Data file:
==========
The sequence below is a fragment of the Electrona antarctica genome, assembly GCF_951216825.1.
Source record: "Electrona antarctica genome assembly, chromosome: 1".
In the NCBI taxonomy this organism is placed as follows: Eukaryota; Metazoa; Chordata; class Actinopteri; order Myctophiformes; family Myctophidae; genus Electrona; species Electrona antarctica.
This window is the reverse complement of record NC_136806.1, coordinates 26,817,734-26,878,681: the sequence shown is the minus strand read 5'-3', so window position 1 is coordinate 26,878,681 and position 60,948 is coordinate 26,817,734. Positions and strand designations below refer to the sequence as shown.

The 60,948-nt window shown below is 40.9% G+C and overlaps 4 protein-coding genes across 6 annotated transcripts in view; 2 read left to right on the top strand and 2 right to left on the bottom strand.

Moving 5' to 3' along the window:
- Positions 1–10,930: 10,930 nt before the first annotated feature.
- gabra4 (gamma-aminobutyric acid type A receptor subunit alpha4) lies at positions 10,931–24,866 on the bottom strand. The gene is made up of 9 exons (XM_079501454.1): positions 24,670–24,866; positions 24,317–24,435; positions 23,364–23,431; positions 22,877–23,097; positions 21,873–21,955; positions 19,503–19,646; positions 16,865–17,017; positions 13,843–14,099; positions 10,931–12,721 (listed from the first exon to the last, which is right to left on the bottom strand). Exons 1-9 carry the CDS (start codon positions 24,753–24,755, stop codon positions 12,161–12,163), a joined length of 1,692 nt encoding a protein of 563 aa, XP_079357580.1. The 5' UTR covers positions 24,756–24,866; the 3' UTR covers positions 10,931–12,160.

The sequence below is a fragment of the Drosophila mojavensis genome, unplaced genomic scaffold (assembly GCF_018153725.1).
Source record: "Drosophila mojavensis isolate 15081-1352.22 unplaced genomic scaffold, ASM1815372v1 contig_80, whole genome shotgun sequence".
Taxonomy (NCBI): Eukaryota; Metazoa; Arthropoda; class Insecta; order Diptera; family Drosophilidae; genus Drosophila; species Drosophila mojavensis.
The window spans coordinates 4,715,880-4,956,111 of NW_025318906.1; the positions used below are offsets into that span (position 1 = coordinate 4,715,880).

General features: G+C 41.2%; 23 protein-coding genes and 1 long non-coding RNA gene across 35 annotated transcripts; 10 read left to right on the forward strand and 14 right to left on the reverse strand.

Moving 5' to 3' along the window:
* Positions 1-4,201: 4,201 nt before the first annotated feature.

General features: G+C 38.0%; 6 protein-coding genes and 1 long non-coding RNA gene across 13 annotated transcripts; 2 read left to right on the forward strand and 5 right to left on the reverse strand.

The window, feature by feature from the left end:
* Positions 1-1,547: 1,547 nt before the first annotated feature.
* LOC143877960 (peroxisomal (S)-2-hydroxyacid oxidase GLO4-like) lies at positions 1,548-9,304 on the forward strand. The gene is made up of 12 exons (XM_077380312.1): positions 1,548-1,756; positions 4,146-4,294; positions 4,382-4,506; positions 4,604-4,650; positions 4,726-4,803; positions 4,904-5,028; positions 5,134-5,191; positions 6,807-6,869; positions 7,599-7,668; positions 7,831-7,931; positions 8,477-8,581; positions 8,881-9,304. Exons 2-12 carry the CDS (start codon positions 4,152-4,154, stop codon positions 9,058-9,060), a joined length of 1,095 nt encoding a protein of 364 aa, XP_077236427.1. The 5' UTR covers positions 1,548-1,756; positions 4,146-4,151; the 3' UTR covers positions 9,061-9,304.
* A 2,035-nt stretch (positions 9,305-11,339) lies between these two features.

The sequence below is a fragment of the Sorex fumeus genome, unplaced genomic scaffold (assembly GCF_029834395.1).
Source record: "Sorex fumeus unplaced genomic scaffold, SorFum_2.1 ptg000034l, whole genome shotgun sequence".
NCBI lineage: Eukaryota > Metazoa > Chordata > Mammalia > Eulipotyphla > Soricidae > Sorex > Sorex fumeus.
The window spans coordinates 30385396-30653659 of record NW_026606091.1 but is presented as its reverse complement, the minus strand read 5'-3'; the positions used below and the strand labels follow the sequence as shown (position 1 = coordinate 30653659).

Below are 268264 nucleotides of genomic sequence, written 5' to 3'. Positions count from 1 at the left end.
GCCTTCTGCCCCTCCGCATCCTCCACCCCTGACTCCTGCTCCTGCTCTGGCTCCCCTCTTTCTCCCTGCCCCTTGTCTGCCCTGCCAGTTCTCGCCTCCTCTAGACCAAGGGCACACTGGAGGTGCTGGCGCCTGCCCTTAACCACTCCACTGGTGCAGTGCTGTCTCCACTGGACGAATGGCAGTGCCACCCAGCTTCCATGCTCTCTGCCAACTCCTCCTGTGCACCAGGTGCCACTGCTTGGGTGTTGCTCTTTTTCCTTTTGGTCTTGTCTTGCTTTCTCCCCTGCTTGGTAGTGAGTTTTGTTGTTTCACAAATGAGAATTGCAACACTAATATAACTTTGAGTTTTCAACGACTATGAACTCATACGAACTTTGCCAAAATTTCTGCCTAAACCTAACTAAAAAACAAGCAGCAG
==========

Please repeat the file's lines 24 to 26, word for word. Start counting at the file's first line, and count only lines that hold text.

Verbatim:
The window spans coordinates 30385396-30653659 of record NW_026606091.1 but is presented as its reverse complement, the minus strand read 5'-3'; the positions used below and the strand labels follow the sequence as shown (position 1 = coordinate 30653659).

Below are 268264 nucleotides of genomic sequence, written 5' to 3'. Positions count from 1 at the left end.
GCCTTCTGCCCCTCCGCATCCTCCACCCCTGACTCCTGCTCCTGCTCTGGCTCCCCTCTTTCTCCCTGCCCCTTGTCTGCCCTGCCAGTTCTCGCCTCCTCTAGACCAAGGGCACACTGGAGGTGCTGGCGCCTGCCCTTAACCACTCCACTGGTGCAGTGCTGTCTCCACTGGACGAATGGCAGTGCCACCCAGCTTCCATGCTCTCTGCCAACTCCTCCTGTGCACCAGGTGCCACTGCTTGGGTGTTGCTCTTTTTCCTTTTGGTCTTGTCTTGCTTTCTCCCCTGCTTGGTAGTGAGTTTTGTTGTTTCACAAATGAGAATTGCAACACTAATATAACTTTGAGTTTTCAACGACTATGAACTCATACGAACTTTGCCAAAATTTCTGCCTAAACCTAACTAAAAAACAAGCAGCAG